One look at Hilde DeBruyne’s sculptures sweeps you into an outdoor oasis. Her work transports you from an art gallery into the natural, beautiful world of a wood or meadow. This is precisely Hilde’s goal:
“I especially love the texture element in nature: the tree bark, weathered surfaces, driftwood, the pattern in leaves and wings…It reflects in my work in the added “texture”, as if leaving my marks and traces, and telling a story, history or memory.”
More than that, the juxtaposition of simplicity and complexity in nature inspires Hilde’s sculptures. She cites the Wabi-Sabi element as another level of inspiration. This is a Japanese aesthetic that places value on imperfection. For example, a weathered structure or decaying tree.
It comes as no surprise Hilde chose art as her life passion. She grew up in a family of artists and joined her father’s sculpture classes during her teen years. She remembers her childhood home encapsulating various art pieces representing cultural diversity, from Buddha figures to remnants from Christian buildings.
Hilde’s broad portfolio of work includes sculptures in private and public collections, including various public pieces around the Des Moines area. Included in this distinguished list is “Heart Beat,” a clay sculpture at Mercy Medical Center; “The Birth Place of Des Moines,” a porcelain tile mural in Principal Park; “Tree of Life”, a permanent public art installation at Sesquicentennial Park in Indianola; and “Circle of Life” a permanent installation at City Hall in West Des Moines.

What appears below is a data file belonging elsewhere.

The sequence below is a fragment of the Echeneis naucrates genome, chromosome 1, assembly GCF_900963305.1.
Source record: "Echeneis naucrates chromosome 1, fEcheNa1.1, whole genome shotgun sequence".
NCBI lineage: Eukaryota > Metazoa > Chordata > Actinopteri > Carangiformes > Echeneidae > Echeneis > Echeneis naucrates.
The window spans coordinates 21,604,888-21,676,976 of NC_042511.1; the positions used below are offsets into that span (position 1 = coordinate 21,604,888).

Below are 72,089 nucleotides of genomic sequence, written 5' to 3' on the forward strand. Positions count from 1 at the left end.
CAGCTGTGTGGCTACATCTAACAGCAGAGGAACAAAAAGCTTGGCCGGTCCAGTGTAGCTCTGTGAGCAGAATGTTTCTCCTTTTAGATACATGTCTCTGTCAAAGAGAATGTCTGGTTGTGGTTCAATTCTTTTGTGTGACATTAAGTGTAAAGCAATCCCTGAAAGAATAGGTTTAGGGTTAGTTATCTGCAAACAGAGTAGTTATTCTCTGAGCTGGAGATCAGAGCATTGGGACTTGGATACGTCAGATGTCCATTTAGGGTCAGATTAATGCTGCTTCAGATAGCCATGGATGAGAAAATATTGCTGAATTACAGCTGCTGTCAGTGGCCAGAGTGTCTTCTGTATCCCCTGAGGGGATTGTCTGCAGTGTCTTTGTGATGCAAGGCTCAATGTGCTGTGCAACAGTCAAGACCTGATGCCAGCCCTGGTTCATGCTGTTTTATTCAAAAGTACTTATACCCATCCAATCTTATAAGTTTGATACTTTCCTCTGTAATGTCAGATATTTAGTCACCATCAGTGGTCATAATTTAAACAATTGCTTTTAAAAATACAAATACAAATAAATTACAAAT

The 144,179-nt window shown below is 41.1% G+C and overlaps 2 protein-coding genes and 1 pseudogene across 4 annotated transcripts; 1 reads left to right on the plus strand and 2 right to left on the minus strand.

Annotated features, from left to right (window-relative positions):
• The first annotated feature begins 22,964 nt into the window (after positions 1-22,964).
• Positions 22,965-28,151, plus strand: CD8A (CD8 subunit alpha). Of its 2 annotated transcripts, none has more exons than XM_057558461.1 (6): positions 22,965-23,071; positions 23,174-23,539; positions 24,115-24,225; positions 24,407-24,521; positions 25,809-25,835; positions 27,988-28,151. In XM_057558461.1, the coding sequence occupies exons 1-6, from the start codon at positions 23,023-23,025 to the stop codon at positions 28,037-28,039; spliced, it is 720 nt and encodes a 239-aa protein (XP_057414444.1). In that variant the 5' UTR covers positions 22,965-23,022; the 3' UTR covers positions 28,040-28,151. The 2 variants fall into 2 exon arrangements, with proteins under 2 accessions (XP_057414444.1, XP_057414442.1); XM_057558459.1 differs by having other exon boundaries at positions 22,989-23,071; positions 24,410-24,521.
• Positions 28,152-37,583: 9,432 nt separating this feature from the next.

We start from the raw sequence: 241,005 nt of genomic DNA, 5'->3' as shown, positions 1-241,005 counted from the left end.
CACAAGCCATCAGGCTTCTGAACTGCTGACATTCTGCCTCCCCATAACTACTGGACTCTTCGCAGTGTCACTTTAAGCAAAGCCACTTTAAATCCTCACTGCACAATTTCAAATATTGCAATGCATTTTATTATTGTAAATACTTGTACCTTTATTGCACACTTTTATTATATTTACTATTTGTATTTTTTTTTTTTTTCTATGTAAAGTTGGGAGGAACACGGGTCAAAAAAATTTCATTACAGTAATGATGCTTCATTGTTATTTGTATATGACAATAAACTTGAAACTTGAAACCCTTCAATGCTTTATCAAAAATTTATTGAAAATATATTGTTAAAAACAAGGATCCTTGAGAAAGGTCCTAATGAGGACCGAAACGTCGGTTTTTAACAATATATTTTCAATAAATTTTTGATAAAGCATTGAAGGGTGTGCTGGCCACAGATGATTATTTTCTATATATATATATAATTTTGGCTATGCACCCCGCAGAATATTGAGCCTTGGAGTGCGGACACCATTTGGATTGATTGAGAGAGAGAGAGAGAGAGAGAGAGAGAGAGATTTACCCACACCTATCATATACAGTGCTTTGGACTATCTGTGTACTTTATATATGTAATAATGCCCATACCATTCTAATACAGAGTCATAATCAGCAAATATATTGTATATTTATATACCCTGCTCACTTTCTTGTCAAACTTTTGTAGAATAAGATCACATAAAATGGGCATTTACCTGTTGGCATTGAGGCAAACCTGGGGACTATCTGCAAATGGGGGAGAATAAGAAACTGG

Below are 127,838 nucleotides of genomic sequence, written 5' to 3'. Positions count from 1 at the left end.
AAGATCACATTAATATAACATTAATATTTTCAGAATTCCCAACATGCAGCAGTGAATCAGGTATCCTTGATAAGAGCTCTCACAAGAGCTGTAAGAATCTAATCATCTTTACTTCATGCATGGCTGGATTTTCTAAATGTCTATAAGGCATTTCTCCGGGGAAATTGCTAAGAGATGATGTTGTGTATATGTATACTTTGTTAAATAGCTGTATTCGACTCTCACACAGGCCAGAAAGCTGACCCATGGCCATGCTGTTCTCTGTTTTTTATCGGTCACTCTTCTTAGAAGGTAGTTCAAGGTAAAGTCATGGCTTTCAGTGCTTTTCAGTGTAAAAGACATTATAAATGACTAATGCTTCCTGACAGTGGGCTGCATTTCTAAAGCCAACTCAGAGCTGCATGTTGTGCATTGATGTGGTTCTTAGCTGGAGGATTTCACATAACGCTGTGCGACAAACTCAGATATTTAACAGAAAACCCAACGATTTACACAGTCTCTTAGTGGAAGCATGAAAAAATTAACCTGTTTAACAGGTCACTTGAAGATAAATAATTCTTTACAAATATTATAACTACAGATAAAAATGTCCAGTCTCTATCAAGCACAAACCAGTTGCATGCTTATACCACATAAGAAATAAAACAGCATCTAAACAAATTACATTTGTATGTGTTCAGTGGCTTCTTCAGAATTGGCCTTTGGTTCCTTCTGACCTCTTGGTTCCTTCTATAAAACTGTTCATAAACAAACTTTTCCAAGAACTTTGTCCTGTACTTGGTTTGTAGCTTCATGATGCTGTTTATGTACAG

Hilde, born in Belgium, was sought out by Mary Kline-Misol, one of the Founding Mothers of Artisan Gallery 218. Hilde recognized the unique opportunity to showcase her work along with other regional artists. Moreover, she recognized Valley Junction as a relic of her roots:
“It reminds me of the small European shops with their own unique character, feel and individuality. You enter a shop and are welcomed by a person who really cares about their shop…what makes 218 unique is that visitors can talk to the artists and hear about their creative journey. It adds so much more personality and meaning.”
When asked if she had a favorite piece, Hilde lamented that was like choosing who her favorite child is:
“They are all my favorite, especially while in the process of making them…It takes a while to detach from a sculpture. It can be hard to see it go.”